Castle Peak Route Guide | The Best Elk Mountain Beginner 14er
The Elk Mountains are the most dangerous Colorado mountain range. Their loose, rotten rock makes rockslides and accidents more common than any other peaks in the state. The six fourteeners here aren’t to be taken lightly. Castle Peak is one of the easiest 14ers in the Elk Mountains, great for those looking to get their feet wet in this area without the risk of the Maroon Bells or Capitol Peak. It’s still a long, touch climb that deserves to be taken seriously. Start planning and researching your trip with my Castle Peak Route Guide below.
Castle Peak Route Guide Fast Facts
Castle Peak Route Guide - Northeast Ridge
The Castle Peak route starts at the Castle Creek trailhead. If you have 4WD, you can drive up the road where there are some spots for camping along the first mile. Near 10,200 feet, 1.5 miles up the road, reach a creek crossing. Low-clearance cars, whether they have 4WD or not, shouldn’t attempt this creek crossing. This is especially true. in early summer when the water is higher. If you do want to cross, take a look from the footbridge to see what you’re up against.
After crossing the creek, keep hiking along the Castle Peak route almost 2 miles to the Pearl Pass road junction around 11,150 feet. Turn right at this road junction and follow the old mining road up into Montezuma Basin. You will pass the Montezuma Mine along your right. Continue a half mile to the end of the road which tops out around 12,800.
At this point, you have a great view of the headwall ahead you which you’ll climb to reach the Northeast Ridge. Pass the creek and meltwater to your left and continue to the steep slope in front of you. Ascend 600 feet up the headwall. Snow may be on this slope late into the summer, in which case you should be prepared with traction and an ice axe. Around 13,300′, enter a large basin. Castle and Conundrum peak rise above you.
Follow a trail to ascend up to the ridge sharply to your left. Hike over 300 feet to reach the crest of the ridge, around 13,700. From here, the route is tougher along the ridge, maxing out at a difficult class 2, unless you go off route. Bypass some initial touch sections on the right before continuing directly on the ridge crest. Around 13,900 feet, with 100 feet or so to go, go around another difficult section on the right and return to the top of the ridge crest. Be careful not to drop too far to your right or you’ll hit steep cliffs. Near 14,000 feet, you can preview the final 250 feet to the summit.
Drop to a small saddle and start up the final pitch, the crux of the Castle Peak route. You may run into some tougher rock sections or obstacles but it should be somewhat easy and obvious to get around them each. Finish climbing up the steep, loose slope to reach the summit of Castle Peak.
At the summit, enjoy your accomplishment! After you enjoy the view, make sure you head back down with plenty of time to reach treeline before afternoon thunderstorms become a problem. I hope you enjoyed this Castle Peak Route Guide.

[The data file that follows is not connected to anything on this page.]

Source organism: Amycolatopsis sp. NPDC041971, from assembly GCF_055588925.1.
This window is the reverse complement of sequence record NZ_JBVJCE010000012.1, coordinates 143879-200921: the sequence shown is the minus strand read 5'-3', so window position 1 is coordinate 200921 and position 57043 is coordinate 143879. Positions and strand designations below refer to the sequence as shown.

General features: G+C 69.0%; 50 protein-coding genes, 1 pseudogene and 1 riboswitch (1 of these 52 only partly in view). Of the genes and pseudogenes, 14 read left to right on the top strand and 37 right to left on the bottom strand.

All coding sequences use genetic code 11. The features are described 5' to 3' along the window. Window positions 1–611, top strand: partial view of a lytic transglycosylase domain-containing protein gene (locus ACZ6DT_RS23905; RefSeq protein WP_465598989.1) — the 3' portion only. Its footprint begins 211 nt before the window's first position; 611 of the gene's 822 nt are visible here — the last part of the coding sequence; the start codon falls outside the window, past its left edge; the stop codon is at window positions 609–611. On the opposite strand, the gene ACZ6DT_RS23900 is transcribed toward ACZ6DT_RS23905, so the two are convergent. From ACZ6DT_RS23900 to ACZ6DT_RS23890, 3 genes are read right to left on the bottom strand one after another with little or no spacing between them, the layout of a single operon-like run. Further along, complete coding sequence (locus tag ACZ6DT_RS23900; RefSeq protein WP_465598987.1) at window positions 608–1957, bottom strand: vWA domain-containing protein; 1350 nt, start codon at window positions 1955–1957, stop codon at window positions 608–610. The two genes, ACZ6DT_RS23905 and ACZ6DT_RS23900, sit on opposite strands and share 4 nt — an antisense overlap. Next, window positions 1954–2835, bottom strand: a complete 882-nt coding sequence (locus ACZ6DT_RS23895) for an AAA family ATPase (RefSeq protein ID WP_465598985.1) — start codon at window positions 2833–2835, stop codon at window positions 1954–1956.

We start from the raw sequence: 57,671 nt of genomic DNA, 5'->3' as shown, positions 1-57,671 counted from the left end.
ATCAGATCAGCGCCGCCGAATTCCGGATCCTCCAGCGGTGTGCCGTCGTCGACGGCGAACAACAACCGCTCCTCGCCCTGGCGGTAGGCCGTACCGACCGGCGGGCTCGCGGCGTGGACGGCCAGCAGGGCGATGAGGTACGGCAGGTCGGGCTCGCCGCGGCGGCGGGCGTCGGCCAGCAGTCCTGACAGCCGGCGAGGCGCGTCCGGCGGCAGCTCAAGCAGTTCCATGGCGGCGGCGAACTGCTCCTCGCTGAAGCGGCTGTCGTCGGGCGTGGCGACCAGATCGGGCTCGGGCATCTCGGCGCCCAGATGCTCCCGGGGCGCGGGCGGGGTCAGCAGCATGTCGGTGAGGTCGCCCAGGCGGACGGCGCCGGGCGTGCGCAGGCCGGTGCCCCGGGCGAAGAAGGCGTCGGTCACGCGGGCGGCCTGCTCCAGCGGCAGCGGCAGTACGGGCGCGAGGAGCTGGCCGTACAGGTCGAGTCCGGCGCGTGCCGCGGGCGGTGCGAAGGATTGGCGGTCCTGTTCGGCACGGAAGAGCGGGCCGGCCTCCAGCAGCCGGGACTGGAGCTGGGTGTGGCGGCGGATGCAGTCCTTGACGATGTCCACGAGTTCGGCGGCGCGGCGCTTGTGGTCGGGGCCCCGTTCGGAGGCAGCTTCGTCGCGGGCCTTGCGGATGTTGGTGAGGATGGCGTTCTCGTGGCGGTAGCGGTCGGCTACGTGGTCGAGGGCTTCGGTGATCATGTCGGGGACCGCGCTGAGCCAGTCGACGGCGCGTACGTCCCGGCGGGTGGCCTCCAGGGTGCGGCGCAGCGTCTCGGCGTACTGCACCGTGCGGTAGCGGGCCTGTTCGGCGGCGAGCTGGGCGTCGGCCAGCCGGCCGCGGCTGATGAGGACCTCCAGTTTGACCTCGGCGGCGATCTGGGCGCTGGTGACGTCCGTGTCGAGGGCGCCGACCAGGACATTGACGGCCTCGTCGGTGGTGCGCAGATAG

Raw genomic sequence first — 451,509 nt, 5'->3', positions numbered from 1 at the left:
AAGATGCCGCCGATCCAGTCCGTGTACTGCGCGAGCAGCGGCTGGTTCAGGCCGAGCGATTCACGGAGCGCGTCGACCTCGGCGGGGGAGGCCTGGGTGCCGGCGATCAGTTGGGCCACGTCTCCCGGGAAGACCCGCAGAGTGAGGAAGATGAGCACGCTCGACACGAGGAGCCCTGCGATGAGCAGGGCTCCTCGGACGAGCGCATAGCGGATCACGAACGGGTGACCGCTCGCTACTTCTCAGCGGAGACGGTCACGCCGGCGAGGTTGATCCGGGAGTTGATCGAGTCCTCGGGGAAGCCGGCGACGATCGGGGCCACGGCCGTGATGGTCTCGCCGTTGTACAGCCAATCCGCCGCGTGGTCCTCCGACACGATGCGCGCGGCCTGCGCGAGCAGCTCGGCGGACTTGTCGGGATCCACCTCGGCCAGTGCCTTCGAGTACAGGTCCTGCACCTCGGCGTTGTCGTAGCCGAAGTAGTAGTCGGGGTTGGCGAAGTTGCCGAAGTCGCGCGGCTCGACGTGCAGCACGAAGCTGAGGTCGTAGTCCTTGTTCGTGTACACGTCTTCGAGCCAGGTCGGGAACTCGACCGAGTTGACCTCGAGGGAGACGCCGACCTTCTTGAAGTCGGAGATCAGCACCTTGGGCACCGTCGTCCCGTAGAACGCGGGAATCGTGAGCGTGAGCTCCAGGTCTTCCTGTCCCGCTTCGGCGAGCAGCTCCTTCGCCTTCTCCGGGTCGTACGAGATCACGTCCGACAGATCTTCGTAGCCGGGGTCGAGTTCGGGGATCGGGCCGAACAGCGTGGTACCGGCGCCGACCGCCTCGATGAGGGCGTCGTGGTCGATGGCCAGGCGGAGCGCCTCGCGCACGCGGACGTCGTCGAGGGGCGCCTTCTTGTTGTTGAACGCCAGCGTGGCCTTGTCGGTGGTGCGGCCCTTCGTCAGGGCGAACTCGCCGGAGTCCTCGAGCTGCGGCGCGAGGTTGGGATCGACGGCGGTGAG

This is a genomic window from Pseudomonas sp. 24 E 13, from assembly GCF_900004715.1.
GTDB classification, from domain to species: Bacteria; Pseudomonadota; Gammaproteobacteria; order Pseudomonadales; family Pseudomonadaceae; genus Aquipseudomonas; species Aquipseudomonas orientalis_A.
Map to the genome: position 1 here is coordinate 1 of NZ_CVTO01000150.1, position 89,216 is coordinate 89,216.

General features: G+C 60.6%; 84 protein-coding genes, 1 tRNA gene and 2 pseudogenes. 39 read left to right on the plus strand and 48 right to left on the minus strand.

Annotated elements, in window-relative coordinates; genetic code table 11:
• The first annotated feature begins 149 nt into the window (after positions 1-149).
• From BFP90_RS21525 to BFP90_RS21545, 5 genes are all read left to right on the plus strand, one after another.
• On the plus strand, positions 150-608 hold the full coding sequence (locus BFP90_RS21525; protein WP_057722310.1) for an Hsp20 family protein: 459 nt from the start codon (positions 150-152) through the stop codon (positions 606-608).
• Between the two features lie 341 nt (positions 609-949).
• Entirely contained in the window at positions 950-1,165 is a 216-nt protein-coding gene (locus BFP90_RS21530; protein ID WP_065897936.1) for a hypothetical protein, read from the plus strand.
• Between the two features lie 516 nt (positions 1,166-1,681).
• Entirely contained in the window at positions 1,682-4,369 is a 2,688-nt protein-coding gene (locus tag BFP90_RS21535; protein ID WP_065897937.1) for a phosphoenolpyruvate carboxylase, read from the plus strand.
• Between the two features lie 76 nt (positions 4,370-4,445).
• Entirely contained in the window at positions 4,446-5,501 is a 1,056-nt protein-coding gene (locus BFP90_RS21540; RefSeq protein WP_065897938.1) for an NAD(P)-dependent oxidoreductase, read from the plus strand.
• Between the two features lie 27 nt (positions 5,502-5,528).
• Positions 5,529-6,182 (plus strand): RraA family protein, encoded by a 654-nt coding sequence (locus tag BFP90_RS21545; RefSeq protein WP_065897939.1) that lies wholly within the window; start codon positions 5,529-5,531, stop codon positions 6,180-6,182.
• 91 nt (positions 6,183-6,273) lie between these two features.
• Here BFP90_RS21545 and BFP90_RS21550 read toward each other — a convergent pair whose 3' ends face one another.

This topographical map of the Castle Peak Route is perfect for your trip. Download it on your phone and print out a paper copy so you have a spare in case anything goes wrong. Click on the map to view it larger here.
Besides researching the Castle Peak route, you should research the weather conditions for your climb so you can pack and prepare properly.
Hiking & climbing 14ers is an inherently high-risk activity – do so at your own risk, and use the following best practices to help keep yourself safe. Good Luck!
- Research your route and bring a compass & topographic map.
- Check the weather forecast and stay home during inclement weather.
- Bring the Ten Essentials and the knowledge/skill to use them.
- Leave your plans with someone back home along with a detailed itinerary.
- Start early, and end early: Be back at tree line by noon to avoid lightning.
- Bring a buddy on your first ascent, preferably someone experienced.
Hiking, scrambling and climbing up Colorado’s high peaks are inherently high-risk, dangerous activities. There is a significant risk of injury or death, even with proper planning and experience. Those using my Castle Peak route guide accept all risks associated with climbing 14ers and do not hold this website or any information they obtain from it liable for any accidents or injuries that occur while engaging in these activities on Colorado’s high peaks. It is each hiker or climber’s responsibility to research their route carefully, bring the ten essentials, and practice other safe practices, though even these precautions do not eliminate risk and danger. Visit these summits at your own risk.
About the Author: Alex Derr
Alex Derr is a mountaineer and blogger based in Denver Colorado. He is working to climb Colorado’s highest 100 peaks, and the 20 tallest peaks in California. He created The Next Summit to share advice, stories, history & reflections from the Colorado Rockies & Sierra Nevada. When not climbing, he is managing the Communications strategy at Visible Network Labs.